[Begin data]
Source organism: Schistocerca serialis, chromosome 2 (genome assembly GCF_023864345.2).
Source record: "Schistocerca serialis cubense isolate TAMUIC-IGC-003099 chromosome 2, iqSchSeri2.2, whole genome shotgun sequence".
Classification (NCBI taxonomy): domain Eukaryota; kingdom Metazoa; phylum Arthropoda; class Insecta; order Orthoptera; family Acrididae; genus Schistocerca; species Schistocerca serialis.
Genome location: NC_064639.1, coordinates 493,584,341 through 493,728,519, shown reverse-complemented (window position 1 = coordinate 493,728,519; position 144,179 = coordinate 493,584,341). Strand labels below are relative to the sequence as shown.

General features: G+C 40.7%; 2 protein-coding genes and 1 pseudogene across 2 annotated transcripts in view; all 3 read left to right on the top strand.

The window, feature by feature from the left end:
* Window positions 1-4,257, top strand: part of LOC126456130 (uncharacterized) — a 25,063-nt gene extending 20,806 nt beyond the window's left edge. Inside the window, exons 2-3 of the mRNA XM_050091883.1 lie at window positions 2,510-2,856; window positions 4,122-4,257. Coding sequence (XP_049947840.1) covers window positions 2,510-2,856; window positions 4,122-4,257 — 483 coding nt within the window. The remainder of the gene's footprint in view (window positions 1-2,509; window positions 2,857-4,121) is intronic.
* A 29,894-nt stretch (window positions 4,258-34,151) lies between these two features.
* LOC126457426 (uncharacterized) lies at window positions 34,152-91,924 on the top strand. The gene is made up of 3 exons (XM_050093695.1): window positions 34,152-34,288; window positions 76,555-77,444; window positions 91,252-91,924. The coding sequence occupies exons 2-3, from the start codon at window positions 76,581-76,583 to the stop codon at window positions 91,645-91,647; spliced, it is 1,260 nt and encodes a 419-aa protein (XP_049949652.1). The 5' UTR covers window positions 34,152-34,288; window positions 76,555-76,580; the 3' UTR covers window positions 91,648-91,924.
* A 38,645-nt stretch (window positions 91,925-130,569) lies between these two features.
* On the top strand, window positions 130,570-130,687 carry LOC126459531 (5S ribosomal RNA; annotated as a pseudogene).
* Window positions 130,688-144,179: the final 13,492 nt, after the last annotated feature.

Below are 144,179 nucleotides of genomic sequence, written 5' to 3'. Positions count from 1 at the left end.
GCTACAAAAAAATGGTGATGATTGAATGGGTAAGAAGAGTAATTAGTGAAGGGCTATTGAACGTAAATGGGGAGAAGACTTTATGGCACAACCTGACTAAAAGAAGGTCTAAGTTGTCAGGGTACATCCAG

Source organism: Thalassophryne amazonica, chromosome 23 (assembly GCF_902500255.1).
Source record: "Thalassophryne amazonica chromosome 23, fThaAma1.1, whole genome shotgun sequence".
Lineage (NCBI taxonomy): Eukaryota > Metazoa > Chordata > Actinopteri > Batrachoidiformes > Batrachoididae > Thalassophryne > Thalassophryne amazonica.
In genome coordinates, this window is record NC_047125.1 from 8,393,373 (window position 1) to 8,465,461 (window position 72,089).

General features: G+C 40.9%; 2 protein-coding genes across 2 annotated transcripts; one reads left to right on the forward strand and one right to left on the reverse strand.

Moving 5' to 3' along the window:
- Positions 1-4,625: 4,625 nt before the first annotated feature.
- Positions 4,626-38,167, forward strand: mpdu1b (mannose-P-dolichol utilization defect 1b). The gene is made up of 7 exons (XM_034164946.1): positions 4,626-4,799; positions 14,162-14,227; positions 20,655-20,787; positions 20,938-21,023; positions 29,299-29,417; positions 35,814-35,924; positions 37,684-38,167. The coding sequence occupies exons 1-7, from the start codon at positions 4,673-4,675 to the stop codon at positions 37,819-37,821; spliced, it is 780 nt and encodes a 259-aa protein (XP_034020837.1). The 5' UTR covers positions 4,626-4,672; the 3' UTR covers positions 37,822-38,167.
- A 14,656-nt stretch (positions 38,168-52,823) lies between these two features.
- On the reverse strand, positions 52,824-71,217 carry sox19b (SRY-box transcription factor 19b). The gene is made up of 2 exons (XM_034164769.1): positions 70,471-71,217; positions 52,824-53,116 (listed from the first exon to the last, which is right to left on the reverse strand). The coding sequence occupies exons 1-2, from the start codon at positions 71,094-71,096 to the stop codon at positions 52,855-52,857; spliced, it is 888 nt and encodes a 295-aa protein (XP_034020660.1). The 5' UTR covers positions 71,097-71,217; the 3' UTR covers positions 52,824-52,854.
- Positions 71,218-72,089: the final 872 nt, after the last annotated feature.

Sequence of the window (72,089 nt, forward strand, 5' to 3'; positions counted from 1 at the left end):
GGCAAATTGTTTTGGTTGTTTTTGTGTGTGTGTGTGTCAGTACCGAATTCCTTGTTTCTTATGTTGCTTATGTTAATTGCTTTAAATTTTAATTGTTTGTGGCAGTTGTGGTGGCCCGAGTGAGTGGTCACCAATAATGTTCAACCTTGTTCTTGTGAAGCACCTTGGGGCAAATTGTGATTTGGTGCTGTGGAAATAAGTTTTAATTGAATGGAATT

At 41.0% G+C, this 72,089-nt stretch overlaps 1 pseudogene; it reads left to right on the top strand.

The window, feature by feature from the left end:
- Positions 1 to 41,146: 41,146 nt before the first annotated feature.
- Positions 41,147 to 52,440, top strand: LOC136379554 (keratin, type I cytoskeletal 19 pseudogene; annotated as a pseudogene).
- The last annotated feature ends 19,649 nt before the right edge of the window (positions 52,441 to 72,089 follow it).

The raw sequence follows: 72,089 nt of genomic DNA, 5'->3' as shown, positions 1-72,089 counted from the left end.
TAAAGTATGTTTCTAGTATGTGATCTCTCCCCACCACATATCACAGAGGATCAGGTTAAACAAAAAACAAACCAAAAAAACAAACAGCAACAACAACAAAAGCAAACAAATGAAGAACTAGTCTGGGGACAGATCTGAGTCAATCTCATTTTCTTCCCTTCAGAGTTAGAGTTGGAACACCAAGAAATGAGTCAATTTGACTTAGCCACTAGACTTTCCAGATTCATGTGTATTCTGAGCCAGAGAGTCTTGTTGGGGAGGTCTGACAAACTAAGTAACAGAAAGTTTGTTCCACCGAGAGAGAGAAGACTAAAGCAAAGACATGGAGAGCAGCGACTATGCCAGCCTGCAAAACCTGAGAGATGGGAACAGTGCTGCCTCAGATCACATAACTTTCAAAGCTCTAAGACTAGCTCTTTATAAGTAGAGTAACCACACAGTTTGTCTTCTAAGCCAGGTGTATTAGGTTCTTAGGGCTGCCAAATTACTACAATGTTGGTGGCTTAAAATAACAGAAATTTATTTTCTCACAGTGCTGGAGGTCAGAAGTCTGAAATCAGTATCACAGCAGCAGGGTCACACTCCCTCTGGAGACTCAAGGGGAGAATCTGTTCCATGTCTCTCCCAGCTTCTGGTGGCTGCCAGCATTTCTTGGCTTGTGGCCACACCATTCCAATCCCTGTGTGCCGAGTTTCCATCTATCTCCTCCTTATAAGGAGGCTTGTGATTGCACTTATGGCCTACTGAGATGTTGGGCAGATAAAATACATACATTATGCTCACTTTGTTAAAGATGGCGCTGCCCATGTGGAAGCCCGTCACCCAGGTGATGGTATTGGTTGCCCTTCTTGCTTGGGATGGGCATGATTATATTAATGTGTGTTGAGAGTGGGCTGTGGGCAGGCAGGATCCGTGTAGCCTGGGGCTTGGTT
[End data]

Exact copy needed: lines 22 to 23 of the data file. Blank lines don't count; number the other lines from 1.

- Positions 4,626-38,167, forward strand: mpdu1b (mannose-P-dolichol utilization defect 1b). The gene is made up of 7 exons (XM_034164946.1): positions 4,626-4,799; positions 14,162-14,227; positions 20,655-20,787; positions 20,938-21,023; positions 29,299-29,417; positions 35,814-35,924; positions 37,684-38,167. The coding sequence occupies exons 1-7, from the start codon at positions 4,673-4,675 to the stop codon at positions 37,819-37,821; spliced, it is 780 nt and encodes a 259-aa protein (XP_034020837.1). The 5' UTR covers positions 4,626-4,672; the 3' UTR covers positions 37,822-38,167.
- A 14,656-nt stretch (positions 38,168-52,823) lies between these two features.